-now almost forgotten-for peace
and freedom for all men."
In addition to the confronta-
tion, the students will attend a
large rally where they will hear
addresses by Norman Thomas,
Emil Mazey, Leo Szilard and oth-
On campus, sympathetic stu-
dents will demonstrate their sup-
port of the project by wearing
The delegation will return Sun-
LANSING WP)-Gov. John B.
Swainson called yesterday for ex-
tensive revamping of the State
Unemployment Compensation Pro-
gram to increase benefits and
lengthen the duration, widen
coverage and pump more cash in-
to the ailing benefits funds.
The Governor, in a 6,000-word
message to the Legislature, said
Michigan has lagged "shamefully"
behind other states in improving
weekly benefit of $39.38 ranks 24th
in the nation, he said.
Lawmakers, he said, have been
"blackmailed" into inaction by
arguments that increased benefits
would worsen Michigan's business
"The business climate argument
is a form of blackmail to which
no self-respective state can af-
ford to submit."
Swainson proposed: raising
benefits each year for the next
six years to a miximum base of
$55, or 50 per cent of the average
weekly wage of $110. In addition,
a worker would collect $3 for
each dependent up to a maximum
of $5. The top rate thus would
move up from $55 to $70.
Officials of the Michigan Em-
ployment Security Commission
estimated the program would in-
crease employer payments to the
jobless pay fund by 18 per cent
immediately. Based on total pay-'
ments of $150 million last year,
the increase would be $27 million.
He suggested: 1) liberlizing dis-
qualification rules for persons who
quit voluntarily to six weeks with-'
out cancellation of wage credits,'
2) removing the eligibility require-'
ment that jobless workers must
actively be seeking work in ad-'
dition to registering for work at
the employment service and re-'
porting regularly to check for job
Under the Swainson program
higher benefits would be paid for
by removing restrictions on in-
creasing an employer's tax rate
by more than one per cent in any
Trainee meetings for pros-
pective Daily staff members
will be held at 4:15 p.m. today
in the Student Publications,
Bldg. 420 Maynard.
Editorial, business and sports
staff members will explain the
functioning of The Daily and
the personnel program to allr
students interested in joining
No experience is needed.
notice of the Punta Del Este dec-
laration was taken by the Council
President, Alberto Angel of Colom-
bia. He referred any further ac-
tion to the Council's general com-
mittee for urgent study..
Then Cuba's Ambassador, Carlos
M. Lechuga, started to speak. He
was rebuffed by the chairman, who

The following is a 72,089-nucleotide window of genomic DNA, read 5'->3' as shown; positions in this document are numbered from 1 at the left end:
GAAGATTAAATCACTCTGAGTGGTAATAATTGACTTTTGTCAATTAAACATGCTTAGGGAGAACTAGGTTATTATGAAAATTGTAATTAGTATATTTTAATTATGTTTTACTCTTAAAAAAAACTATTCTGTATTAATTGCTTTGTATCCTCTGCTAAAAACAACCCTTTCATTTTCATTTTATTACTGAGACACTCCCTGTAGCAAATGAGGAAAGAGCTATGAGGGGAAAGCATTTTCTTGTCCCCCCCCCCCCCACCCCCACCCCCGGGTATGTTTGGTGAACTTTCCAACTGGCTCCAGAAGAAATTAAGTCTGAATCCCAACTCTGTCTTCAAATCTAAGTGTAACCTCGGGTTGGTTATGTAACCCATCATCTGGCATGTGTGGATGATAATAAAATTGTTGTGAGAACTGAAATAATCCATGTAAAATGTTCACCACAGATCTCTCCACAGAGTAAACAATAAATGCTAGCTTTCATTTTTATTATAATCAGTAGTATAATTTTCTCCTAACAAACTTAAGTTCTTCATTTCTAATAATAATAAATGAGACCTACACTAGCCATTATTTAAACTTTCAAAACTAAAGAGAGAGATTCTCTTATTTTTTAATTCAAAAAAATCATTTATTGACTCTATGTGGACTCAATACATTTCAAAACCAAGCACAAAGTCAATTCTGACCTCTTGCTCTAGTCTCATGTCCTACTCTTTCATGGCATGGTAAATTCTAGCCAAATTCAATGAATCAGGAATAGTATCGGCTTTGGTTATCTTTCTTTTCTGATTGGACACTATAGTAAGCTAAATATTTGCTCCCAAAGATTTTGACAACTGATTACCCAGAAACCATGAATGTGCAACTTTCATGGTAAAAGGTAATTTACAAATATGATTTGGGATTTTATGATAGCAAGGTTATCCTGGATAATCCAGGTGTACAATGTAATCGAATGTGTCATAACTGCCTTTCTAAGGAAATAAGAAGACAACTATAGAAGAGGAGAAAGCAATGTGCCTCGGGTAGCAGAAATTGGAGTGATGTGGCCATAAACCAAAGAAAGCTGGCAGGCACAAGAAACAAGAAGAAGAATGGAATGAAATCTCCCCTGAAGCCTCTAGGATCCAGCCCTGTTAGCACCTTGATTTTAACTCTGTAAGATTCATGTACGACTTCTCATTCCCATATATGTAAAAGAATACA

told him he had not been given
the floor. But Lechuga continued.
Angrily, he told the council that
the chairman's action was illegal
but "we are going to retire."
"We don't want to remain in
this organization," Lechuga said.
"We came here to protest the il-
legality of the act. We're not in-
terested in remaining."
Then the Cuban ambassador
stalked down a short hallway to
the OAS press room tortmake a
final statement to reporters, de-
claring "This final phase of the
OAS proceedings has been shame-
ful" and violated the OAS char-
ter. He said he would return to
The Michigan Council of Com-
munity College Administrators has
requested a deficiency appropria-
tion of $515,000 from the Michi-
Philip J. Gannon, Community
College Administrators legislative
chairman, has submitted the re-
quest to cover unexpected increas-
ed enrollment for the current
year: This request is similar to the
one Wayne State University made
a few months ago with their offer.
to increase their tuition if they
could get a deficit appropriation.
This request wil receive more
consideration and has a better
chance of action than WSU's re-
quest, Rep. Raymond C. Wurzel
(R-Night St.) reported. Wurzel,
chairman of the education com-
mittee, said that the Legislature
considers community colleges as
part of the regular high school
program, and, thus are not re-
sponsible for their own deficits as
are the universities.
The report attached to the Com-
munity College request show that
unexpected enrollment increases+
have boosted the total enrollment
upwards approximately 25 per
cent instead of the 11.2 per cent+
estimated last year.1
This increase makes the total
equated enrollment for the 16+
community colleges expected at
almost 24 thousand students as+
of this June, 30, instead of the
originally estimated 21 thousand.
The request has not been made
into a bill yet but will get action
soon, Wurzel reports.
Legislators received the request+
Tuesday during the regular ses-
sion, but its existence was not
released immediately. Unlike the
WSU deficiency, this one was not
Council Rejects Move
To Postpone- Ballot
By MARJORIE BRAHMS
Student Government Council by
7-4 vote with one abstention voted
last night to hold a referendum on
the University's participation in
the National Student Association
at the March 20 and 21 SGC elec-
The motion, introduced by Union
President Paul Carder, '62, and
SGC Treasurer Steven Stockmeyer,
'63, would validate the referendum
if 3,000, or 75 per cent of those
voting for SGC officers ballot on
Student Government Council
unanimously passed an amend-
ment to include initiation and